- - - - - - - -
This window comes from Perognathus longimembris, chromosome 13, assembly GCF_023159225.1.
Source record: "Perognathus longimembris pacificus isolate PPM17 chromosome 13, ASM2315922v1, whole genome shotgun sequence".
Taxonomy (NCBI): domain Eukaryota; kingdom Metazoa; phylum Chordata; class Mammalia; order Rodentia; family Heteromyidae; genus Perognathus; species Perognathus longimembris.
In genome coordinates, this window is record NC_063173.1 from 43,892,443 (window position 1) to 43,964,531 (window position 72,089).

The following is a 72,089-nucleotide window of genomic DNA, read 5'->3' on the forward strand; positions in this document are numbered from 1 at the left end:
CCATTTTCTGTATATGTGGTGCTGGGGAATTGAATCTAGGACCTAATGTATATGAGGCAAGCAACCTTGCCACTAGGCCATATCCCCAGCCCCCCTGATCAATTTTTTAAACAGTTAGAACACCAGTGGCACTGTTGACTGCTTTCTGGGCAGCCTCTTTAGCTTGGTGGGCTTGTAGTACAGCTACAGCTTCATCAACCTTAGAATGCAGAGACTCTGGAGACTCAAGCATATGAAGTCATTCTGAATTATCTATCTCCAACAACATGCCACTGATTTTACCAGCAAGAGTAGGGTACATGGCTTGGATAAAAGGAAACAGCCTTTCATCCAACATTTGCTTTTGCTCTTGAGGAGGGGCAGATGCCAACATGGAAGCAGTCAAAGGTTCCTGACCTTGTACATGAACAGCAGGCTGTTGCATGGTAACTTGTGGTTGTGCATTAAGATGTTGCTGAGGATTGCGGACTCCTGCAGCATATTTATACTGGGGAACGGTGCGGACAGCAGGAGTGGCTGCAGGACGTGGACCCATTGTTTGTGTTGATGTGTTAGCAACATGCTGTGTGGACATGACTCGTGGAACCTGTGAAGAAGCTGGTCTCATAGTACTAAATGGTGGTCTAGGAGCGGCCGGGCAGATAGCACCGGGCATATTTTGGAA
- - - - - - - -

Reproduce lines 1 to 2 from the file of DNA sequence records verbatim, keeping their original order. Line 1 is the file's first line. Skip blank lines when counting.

This window comes from Perognathus longimembris, chromosome 13, assembly GCF_023159225.1.
Source record: "Perognathus longimembris pacificus isolate PPM17 chromosome 13, ASM2315922v1, whole genome shotgun sequence".